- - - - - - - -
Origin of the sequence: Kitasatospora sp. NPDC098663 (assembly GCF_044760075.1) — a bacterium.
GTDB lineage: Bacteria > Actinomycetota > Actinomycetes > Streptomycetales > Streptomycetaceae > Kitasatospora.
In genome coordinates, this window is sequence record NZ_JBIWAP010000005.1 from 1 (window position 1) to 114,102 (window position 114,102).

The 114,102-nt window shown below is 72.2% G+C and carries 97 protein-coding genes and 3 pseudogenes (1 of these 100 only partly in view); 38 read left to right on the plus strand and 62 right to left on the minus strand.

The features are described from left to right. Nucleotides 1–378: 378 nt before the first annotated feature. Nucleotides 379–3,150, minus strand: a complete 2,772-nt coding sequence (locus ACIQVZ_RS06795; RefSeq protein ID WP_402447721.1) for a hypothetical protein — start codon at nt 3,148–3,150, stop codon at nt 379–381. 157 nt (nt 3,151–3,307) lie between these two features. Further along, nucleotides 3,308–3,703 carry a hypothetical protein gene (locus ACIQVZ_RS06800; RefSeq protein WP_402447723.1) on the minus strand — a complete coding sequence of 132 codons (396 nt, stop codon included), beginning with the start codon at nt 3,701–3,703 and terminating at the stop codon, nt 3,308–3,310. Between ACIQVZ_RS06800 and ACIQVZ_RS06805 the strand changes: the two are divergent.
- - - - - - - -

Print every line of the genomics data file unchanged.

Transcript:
Origin of the sequence: Kitasatospora sp. NPDC098663 (assembly GCF_044760075.1) — a bacterium.
GTDB lineage: Bacteria > Actinomycetota > Actinomycetes > Streptomycetales > Streptomycetaceae > Kitasatospora.
In genome coordinates, this window is sequence record NZ_JBIWAP010000005.1 from 1 (window position 1) to 114,102 (window position 114,102).

The 114,102-nt window shown below is 72.2% G+C and carries 97 protein-coding genes and 3 pseudogenes (1 of these 100 only partly in view); 38 read left to right on the plus strand and 62 right to left on the minus strand.

The features are described from left to right. Nucleotides 1–378: 378 nt before the first annotated feature. Nucleotides 379–3,150, minus strand: a complete 2,772-nt coding sequence (locus ACIQVZ_RS06795; RefSeq protein ID WP_402447721.1) for a hypothetical protein — start codon at nt 3,148–3,150, stop codon at nt 379–381. 157 nt (nt 3,151–3,307) lie between these two features. Further along, nucleotides 3,308–3,703 carry a hypothetical protein gene (locus ACIQVZ_RS06800; RefSeq protein WP_402447723.1) on the minus strand — a complete coding sequence of 132 codons (396 nt, stop codon included), beginning with the start codon at nt 3,701–3,703 and terminating at the stop codon, nt 3,308–3,310. Between ACIQVZ_RS06800 and ACIQVZ_RS06805 the strand changes: the two are divergent.